August 26, 2016
In 2006, the SEC required public companies that utilize a group of peer companies to benchmark compensation to disclose those peer groups in tandem with the newly mandated compensation discussion & analysis (CD&A) section of the annual proxy statement. As a result, the number of companies disclosing has increased steadily over the last several years -in 2015, 95% of S&P 500 companies disclosed a peer group.
Equilar recently hosted a webinar with Patrick Haggerty and Joe Mallin, Partners at Pay Governance, to discuss the many elements that companies consider when constructing peer groups and how investors and proxy advisors assess peer group selection.
Peer Group Composition
As peer group benchmarking has invited more shareholder scrutiny in recent years, compensation professionals have developed detailed reasons for selecting their peers. “With the recent changes in the proxy disclosure requirements, now companies are able to benchmark not only executive pay levels, but also executive compensation pay programs and designs,” explained Haggerty. “[Peer groups] have been a very useful tool in helping compensation committees make decisions about pay levels and pay programs.”
The median size of an S&P 500 peer group was 17 companies for the most recent fiscal year, and while it may be uncommon, 11% of companies use multiple peer groups for a number of reasons. “In some cases we have fragmented industries where there are very few direct competitors with the same global code as the company, and therefore, you have to either expand the peer group or create another one,” explained Mallin. “We also see aspirational peer groups, which represents the direction a company is going from a strategic viewpoint, at the same time they’ll have a peer group that matches where they are right now [for compensation benchmarking purposes].”
How Peer Groups Are Selected
In general, industry and revenue are the most common criteria for choosing a peer group. In fact, more than 90% of S&P 500 companies use industry as a benchmark, and 75% choose peers based on revenue. However, there are some circumstances where companies steer from selecting peers based on industry and revenue such as, market cap, whether the potential peer is a source/destination of executive talent, and other financial measures.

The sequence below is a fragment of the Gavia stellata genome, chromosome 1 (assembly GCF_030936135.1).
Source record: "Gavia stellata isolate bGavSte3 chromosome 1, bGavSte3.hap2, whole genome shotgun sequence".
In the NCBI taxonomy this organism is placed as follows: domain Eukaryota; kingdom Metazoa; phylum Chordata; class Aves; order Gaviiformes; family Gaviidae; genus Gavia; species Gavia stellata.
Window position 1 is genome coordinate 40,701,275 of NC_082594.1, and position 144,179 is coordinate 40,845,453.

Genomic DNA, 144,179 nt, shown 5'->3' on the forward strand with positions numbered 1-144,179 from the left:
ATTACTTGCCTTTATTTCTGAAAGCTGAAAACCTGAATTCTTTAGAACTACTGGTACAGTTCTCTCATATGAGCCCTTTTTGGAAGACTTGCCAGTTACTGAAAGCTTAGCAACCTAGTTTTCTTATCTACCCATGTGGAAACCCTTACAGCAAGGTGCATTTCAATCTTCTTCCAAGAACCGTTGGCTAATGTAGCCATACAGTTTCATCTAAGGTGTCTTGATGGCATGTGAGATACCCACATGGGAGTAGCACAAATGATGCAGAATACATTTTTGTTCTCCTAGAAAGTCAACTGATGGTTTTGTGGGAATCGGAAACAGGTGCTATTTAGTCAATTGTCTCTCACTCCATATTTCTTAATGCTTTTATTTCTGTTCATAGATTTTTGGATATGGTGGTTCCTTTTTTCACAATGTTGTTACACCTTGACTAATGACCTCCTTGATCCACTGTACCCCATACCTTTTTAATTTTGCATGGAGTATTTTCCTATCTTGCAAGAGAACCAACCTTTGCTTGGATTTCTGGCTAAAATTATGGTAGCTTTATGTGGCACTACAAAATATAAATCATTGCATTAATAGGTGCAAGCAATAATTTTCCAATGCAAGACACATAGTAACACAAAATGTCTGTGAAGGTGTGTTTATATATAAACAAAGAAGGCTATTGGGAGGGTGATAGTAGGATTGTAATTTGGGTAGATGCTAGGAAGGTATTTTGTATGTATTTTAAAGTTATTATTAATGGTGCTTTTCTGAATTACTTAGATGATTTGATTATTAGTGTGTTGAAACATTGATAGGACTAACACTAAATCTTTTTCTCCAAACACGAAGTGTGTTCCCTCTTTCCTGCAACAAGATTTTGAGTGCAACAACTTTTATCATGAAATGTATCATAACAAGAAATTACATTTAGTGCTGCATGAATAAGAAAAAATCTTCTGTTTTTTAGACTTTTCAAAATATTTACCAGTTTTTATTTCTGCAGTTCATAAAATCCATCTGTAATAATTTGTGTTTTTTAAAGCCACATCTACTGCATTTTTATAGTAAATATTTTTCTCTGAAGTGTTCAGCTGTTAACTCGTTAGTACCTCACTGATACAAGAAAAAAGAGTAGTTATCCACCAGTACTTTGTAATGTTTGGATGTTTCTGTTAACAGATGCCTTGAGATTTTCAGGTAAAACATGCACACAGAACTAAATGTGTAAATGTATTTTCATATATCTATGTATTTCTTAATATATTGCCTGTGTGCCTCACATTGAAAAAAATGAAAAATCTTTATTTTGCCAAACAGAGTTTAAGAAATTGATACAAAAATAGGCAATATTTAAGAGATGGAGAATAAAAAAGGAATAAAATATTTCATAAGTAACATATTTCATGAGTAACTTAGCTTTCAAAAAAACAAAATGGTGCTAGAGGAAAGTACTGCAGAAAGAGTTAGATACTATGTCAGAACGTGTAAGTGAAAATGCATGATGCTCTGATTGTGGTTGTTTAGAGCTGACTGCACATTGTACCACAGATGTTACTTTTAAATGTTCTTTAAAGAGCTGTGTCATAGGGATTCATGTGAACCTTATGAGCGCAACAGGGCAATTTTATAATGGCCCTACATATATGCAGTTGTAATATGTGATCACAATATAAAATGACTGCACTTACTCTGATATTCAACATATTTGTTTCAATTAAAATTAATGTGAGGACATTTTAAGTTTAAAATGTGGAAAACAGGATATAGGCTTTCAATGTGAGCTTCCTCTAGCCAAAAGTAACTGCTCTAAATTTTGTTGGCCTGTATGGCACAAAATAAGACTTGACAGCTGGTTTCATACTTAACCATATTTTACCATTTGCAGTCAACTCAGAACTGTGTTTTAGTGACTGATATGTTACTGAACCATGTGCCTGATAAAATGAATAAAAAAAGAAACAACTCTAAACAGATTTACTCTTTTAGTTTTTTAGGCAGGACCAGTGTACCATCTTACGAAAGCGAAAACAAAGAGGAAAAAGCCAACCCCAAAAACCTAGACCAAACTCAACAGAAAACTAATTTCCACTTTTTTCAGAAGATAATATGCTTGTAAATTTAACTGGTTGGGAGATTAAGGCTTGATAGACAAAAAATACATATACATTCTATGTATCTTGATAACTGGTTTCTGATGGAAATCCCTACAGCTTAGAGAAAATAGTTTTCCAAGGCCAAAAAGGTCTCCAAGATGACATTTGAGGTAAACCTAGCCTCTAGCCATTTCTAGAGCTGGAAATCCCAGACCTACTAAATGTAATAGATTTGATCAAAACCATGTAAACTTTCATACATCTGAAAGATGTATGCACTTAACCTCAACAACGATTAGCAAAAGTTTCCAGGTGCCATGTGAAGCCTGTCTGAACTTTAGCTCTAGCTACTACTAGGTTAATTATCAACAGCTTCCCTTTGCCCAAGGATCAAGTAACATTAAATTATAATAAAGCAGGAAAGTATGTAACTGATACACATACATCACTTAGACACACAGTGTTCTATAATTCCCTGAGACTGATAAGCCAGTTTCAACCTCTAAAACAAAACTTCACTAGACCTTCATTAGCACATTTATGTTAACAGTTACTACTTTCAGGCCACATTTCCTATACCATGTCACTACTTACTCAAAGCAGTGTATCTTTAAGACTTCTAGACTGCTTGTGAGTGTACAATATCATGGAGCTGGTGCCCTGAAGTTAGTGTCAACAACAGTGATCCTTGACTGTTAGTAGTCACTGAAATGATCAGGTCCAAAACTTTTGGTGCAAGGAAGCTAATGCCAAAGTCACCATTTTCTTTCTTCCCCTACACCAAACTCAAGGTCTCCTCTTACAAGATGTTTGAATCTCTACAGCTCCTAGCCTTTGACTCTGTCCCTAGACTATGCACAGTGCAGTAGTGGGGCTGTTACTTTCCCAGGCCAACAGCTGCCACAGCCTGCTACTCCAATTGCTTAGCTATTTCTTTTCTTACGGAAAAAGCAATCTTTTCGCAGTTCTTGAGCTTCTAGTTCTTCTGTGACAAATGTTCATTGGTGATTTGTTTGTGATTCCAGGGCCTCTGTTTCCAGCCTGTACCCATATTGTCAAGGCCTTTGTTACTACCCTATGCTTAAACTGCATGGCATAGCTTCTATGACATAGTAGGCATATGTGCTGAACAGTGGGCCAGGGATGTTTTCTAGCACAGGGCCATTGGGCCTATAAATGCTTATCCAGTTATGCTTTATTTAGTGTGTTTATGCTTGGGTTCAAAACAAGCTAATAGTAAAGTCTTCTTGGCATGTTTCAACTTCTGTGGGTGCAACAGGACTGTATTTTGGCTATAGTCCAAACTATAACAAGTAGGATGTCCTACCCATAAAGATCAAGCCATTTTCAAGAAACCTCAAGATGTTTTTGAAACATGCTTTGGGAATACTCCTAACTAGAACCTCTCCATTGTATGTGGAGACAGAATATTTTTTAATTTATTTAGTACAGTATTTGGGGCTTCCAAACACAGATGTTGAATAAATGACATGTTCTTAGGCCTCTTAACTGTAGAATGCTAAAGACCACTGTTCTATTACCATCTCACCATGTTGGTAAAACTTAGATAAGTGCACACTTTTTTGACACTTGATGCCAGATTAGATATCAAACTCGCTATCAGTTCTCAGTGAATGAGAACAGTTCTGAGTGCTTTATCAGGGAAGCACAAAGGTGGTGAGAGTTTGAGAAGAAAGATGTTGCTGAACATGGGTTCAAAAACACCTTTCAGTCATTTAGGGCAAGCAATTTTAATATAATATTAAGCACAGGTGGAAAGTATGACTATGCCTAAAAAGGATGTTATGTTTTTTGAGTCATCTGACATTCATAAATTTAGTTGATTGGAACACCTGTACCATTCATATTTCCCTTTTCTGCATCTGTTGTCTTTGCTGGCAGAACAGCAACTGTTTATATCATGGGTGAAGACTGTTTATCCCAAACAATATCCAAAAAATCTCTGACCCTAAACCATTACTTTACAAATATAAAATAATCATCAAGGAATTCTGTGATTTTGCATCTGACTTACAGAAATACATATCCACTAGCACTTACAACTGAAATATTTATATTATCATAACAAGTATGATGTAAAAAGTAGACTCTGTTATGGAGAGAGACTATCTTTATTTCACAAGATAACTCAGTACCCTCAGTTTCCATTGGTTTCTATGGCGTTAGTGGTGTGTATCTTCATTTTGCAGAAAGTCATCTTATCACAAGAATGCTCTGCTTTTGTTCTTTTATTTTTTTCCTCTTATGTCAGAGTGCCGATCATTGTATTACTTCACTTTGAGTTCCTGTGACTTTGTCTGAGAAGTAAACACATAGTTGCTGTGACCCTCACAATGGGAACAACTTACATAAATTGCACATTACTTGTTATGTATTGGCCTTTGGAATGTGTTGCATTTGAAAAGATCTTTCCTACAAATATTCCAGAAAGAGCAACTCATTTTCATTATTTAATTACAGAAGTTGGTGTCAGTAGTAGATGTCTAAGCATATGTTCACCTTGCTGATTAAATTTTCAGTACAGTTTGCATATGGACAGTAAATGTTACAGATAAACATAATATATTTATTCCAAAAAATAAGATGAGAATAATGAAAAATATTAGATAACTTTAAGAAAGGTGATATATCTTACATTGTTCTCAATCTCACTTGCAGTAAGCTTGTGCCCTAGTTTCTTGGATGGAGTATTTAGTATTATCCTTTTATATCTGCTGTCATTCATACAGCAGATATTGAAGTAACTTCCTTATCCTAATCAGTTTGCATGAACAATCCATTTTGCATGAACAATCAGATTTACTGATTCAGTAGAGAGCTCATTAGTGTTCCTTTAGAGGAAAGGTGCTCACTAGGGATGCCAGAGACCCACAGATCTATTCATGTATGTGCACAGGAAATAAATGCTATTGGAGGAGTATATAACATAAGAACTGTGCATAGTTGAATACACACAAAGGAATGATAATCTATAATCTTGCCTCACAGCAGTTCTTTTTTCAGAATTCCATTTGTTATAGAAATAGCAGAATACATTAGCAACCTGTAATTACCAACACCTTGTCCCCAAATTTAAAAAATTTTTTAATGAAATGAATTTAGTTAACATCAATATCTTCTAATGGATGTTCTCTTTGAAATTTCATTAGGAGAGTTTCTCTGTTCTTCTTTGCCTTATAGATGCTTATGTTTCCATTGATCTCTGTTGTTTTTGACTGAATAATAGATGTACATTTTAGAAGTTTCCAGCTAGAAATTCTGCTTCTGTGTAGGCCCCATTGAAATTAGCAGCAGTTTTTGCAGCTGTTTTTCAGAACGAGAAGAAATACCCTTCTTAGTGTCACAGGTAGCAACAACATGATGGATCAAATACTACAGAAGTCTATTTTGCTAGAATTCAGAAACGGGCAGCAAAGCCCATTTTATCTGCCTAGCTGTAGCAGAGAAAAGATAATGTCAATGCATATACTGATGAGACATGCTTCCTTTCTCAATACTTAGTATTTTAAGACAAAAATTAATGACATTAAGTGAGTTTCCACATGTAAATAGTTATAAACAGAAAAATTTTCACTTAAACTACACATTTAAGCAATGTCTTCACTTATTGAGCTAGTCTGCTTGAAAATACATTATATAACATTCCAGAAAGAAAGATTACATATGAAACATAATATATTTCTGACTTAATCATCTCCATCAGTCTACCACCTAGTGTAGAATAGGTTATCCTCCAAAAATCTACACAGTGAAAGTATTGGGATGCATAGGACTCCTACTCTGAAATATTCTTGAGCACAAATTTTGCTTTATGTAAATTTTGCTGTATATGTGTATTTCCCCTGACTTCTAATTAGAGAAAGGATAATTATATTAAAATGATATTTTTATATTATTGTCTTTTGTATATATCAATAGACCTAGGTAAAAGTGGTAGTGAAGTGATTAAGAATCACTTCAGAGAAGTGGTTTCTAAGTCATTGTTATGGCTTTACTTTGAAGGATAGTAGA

Peer Groups Benchmarking for CEO Pay
In general, most companies target the median compensation of their peer groups, while examining the different philosophies and considerations. Deviating from the median may raise red flags for shareholders and proxy advisors, particularly in instances when pay is high, while performance is low. “Compensation committees will look at a number of different elements such as investor feedback, the performance of the individual and the performance of the company in the previous year, internal equity, tenure, succession planning, and an individual’s stock holdings,” explained Haggerty.
Peer Group Benchmarking Beyond CEO Pay
Companies also use peer groups to benchmark executive positions outside of the CEO. The limitations on proxy statements is that they only report on the top five paid positions, so outside of the CEO and even CFO, it can be difficult to rely on proxy data.
As far as other hard-to-benchmark positions, there are some strategies companies will take to appropriately execute compensation. “You can match position by pay rank within the proxy statement, so you can match a position to all the third, fourth, or fifth highest positions,” explained Haggerty. “The obvious fallacy in that is you are clearly not matching position responsibilities.”
To request to view the replay of the webinar, click here.
For more information on Equilar’s research and data analysis, please contact Dan Marcec, Director of Content & Marketing Communications at email@example.com. Amit Batish contributed to this post.